That is, students who adopted an open and adaptive attitude toward foreign cultures became more able to make connections among disparate ideas. The students’ multicultural engagement also predicted the number of job offers they received after the program ended.

More generally, writes Maddux, “People who have international experience or identify with more than one nationality are better problem solvers and display more creativity, our research suggests. What’s more, we found that people with this international experience are more likely to create new businesses and products and to be promoted.”

Angela Leung, an associate professor of psychology at Singapore Management University, is another researcher who has investigated the psychological effects of living abroad. She reports that people with more experiences of different cultures are better able to generate creative ideas and make unexpected links among concepts.

Like Maddux, Leung found that the advantages of living abroad accrue to those who are willing to adapt themselves to the ways of their host country: “The serendipitous creative benefits resulting from multicultural experiences,” she writes, “may depend on the extent to which individuals open themselves to foreign cultures.” This openness, she adds, includes a tolerance for ambiguity and open-endedness, a lack of closure and firm answers.

Could it be that people who choose to study or work in other countries are already more inclined to be complex and creative thinkers? David Therriault, associate professor of educational psychology at the University of Florida, anticipated this possibility. He and his coauthors administered creative thinking tasks to three groups of undergraduates: students who had studied abroad, students who were planning to study abroad, and students who had not and did not plan to study abroad. The students who had actually studied abroad outperformed the two other groups in creative thinking.

Studying or working in another country can make us better thinkers—more flexible, creative, and complex—if we’re willing to adapt and learn from other cultures. As the title of an article by William Maddux advises: “When in Rome . . . Learn Why the Romans Do What They Do.”

Brilliant readers, what do you think? Have you studied or worked abroad, and did it change the way you think? Please share your thoughts below.

WHAT TO READ NEXT: Recent posts about creativity from the Brilliant Blog:

Hiding Knowledge From Coworkers Makes the Hider Less Creative
How That Cup of Coffee Could Be Inhibiting Your Creativity
The Flakiness of Artists Is the Key to Their Creativity
The Downside of Executive Function: It Squelches Creativity
Creativity Comes In a Flash—But Also Through Trial and Error
The Great Outdoors Makes Us More Creative

Annie Murphy Paul is the author of the forthcoming book Brilliant: The Science of How We Get Smarter. Read more at her blog, where this post first appeared.

TIME Education

How To Help Low-Income Parents Talk To Their Kids About College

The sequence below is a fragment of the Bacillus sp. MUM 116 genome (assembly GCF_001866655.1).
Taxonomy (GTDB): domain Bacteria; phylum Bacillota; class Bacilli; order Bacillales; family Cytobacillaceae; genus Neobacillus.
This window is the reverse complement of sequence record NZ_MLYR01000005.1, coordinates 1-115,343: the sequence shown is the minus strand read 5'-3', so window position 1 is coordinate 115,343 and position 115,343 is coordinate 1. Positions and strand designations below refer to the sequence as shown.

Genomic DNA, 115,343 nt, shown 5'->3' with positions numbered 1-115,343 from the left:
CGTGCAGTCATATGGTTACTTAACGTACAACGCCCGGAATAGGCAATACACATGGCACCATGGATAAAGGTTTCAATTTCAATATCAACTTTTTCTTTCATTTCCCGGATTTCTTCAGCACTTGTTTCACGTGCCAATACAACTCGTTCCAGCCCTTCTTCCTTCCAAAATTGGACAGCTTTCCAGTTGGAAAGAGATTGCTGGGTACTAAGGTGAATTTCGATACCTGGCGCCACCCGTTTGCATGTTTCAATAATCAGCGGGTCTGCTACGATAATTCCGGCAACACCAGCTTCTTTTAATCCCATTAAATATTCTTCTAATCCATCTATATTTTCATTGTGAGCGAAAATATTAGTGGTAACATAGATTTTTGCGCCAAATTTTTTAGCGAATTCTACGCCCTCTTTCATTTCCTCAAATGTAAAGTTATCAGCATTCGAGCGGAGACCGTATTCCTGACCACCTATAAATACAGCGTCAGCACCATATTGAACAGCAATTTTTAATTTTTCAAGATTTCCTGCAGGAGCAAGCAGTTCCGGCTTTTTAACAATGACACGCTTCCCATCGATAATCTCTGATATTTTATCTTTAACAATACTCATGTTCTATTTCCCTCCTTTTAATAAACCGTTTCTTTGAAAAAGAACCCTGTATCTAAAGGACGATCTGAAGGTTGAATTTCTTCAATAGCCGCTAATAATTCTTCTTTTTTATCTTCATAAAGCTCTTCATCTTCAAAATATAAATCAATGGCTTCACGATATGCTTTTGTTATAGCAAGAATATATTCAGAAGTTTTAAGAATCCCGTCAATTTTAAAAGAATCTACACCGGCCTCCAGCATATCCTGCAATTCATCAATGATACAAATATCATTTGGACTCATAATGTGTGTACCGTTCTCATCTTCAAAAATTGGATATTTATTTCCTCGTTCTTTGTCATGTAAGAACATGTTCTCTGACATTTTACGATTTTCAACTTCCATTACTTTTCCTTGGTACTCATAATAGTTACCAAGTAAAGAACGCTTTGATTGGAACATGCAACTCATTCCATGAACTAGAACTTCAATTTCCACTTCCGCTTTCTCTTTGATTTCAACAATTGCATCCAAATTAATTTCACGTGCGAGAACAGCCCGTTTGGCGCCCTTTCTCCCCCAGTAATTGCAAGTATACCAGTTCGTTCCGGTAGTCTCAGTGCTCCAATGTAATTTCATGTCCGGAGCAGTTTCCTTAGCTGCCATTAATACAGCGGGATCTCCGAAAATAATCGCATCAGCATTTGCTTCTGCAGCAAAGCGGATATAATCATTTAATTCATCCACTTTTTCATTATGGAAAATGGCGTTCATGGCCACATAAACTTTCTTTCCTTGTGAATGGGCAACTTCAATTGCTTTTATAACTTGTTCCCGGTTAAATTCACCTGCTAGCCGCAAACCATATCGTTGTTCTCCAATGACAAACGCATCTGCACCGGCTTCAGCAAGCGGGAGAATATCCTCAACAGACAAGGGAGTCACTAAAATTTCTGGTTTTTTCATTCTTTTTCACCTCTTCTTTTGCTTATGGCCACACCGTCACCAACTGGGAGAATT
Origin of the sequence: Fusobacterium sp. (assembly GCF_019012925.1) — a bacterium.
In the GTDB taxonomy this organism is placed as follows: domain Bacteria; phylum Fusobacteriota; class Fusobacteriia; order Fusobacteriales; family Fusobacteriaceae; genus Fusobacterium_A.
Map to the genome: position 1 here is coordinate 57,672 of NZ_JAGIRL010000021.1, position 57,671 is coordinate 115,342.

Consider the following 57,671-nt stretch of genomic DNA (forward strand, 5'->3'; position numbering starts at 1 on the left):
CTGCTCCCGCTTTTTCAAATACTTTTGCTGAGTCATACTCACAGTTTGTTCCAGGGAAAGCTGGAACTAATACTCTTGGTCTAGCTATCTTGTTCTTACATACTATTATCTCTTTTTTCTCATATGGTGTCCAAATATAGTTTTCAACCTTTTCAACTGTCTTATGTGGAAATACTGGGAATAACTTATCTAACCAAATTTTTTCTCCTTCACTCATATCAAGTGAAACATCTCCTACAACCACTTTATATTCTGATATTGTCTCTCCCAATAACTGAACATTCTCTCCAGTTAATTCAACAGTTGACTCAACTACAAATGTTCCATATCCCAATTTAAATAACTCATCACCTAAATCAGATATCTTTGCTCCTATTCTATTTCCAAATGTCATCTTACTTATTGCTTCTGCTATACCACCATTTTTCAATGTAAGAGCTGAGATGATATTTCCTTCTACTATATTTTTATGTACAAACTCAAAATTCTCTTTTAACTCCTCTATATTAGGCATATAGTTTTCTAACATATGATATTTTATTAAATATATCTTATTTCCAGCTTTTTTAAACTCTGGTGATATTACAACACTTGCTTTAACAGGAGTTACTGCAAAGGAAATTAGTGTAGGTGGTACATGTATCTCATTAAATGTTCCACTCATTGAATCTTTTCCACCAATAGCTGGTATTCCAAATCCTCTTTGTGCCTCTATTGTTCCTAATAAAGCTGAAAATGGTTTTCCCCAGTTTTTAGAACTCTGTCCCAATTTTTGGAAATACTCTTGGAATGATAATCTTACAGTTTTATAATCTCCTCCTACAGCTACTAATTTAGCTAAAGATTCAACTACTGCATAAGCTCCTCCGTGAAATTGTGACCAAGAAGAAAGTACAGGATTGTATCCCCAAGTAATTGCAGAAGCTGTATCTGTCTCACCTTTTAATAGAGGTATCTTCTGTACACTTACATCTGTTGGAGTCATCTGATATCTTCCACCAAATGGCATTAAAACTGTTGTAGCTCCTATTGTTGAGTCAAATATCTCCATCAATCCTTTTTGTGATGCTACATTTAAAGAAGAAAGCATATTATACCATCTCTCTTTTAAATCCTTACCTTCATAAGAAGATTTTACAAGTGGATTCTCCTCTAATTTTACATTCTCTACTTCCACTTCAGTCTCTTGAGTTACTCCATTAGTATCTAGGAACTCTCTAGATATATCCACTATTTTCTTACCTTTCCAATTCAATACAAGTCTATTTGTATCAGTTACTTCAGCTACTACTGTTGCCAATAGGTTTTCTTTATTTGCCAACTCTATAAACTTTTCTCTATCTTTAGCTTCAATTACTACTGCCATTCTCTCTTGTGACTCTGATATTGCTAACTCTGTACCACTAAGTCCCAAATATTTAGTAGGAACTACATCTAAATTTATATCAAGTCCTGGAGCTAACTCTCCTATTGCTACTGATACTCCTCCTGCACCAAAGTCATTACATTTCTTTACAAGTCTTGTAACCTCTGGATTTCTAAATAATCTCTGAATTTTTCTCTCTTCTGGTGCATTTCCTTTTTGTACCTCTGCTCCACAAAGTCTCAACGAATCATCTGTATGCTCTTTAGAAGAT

How to pay for college was the top concern for most parents.

A follow up on yesterday’s post on the Brilliant Blog about first generation college students: In newly-presented research, education professor Ronald Hallett shares what he discovered through designing and implementing a program intended to encourage high school students who would be the first in their families to attend university.

Hallett, of the University of the Pacific in Stockton, Calif., designed the five-week summer program for underserved and underperforming Stockton students in partnership with local school district administrators. Speaking at the annual meeting of the American Educational Research Association, said that one of the keys to the success of the program was empowering parents who hadn’t gone to college themselves to talk to their sons and daughters about the importance of higher education. As described on the website ScienceDaily:

“Students attended three-hour sessions three days a week, exploring college websites, visiting college campuses and learning about college entrance requirements. The program also included family information meetings and gave parents weekly themed activity packets to help them lead conversations about preparing for college. At the end of each conversation, parents and students together drafted specific goals. The goals were incorporated into a family action plan at the end of the program.”

Hallett used the program, called Creating Opportunities Via Education, as a laboratory for testing and refining approaches to empower parents to guide their kids on the path to college. Among the lessons learned:

• How to pay for college was the top concern for most parents.
• Parents were reluctant to encourage their children to pursue a goal that might be unattainable; they first needed assurance that college could be financially feasible.
• Large group presentations overwhelmed parents. Individualized attention and guidance better satisfied the complex information needs of low-income families.
•Parents preferred hard-copy written information to emails and blogs, and felt more empowered when information was delivered directly to them rather than sent home via students.
• Parents were more engaged when they helped their student write a college action plan versus reviewing one developed by the student.
•When given effective tools to help underserved and underperforming students prepare for college, parents use them.

“There is a common perception that low-income parents don’t care about college, but it’s not true,” says Hallett. “The parents we worked with really wanted to be engaged in their kids’ educational pursuits.”